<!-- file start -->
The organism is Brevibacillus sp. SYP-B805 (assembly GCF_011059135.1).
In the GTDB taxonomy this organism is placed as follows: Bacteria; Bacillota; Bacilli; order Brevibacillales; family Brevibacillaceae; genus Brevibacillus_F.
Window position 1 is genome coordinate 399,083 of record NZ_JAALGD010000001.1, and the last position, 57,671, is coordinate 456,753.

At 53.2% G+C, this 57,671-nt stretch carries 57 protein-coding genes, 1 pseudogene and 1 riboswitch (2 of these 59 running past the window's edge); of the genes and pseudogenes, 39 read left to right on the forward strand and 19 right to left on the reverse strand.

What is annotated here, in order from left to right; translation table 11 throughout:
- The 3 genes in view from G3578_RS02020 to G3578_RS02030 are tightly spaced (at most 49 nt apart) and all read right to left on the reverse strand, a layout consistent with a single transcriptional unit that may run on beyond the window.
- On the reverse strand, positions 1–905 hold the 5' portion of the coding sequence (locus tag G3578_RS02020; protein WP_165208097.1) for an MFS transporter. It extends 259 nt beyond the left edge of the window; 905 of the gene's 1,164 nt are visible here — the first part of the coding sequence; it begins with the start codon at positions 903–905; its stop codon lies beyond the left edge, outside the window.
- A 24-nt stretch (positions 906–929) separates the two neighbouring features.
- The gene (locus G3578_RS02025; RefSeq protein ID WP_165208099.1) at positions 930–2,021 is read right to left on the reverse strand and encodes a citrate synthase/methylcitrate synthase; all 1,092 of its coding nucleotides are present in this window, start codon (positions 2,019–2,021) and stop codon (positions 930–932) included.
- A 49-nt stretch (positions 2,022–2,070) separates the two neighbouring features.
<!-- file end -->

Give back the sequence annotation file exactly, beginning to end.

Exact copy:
The organism is Brevibacillus sp. SYP-B805 (assembly GCF_011059135.1).
In the GTDB taxonomy this organism is placed as follows: Bacteria; Bacillota; Bacilli; order Brevibacillales; family Brevibacillaceae; genus Brevibacillus_F.
Window position 1 is genome coordinate 399,083 of record NZ_JAALGD010000001.1, and the last position, 57,671, is coordinate 456,753.

At 53.2% G+C, this 57,671-nt stretch carries 57 protein-coding genes, 1 pseudogene and 1 riboswitch (2 of these 59 running past the window's edge); of the genes and pseudogenes, 39 read left to right on the forward strand and 19 right to left on the reverse strand.

What is annotated here, in order from left to right; translation table 11 throughout:
- The 3 genes in view from G3578_RS02020 to G3578_RS02030 are tightly spaced (at most 49 nt apart) and all read right to left on the reverse strand, a layout consistent with a single transcriptional unit that may run on beyond the window.
- On the reverse strand, positions 1–905 hold the 5' portion of the coding sequence (locus tag G3578_RS02020; protein WP_165208097.1) for an MFS transporter. It extends 259 nt beyond the left edge of the window; 905 of the gene's 1,164 nt are visible here — the first part of the coding sequence; it begins with the start codon at positions 903–905; its stop codon lies beyond the left edge, outside the window.
- A 24-nt stretch (positions 906–929) separates the two neighbouring features.
- The gene (locus G3578_RS02025; RefSeq protein ID WP_165208099.1) at positions 930–2,021 is read right to left on the reverse strand and encodes a citrate synthase/methylcitrate synthase; all 1,092 of its coding nucleotides are present in this window, start codon (positions 2,019–2,021) and stop codon (positions 930–932) included.
- A 49-nt stretch (positions 2,022–2,070) separates the two neighbouring features.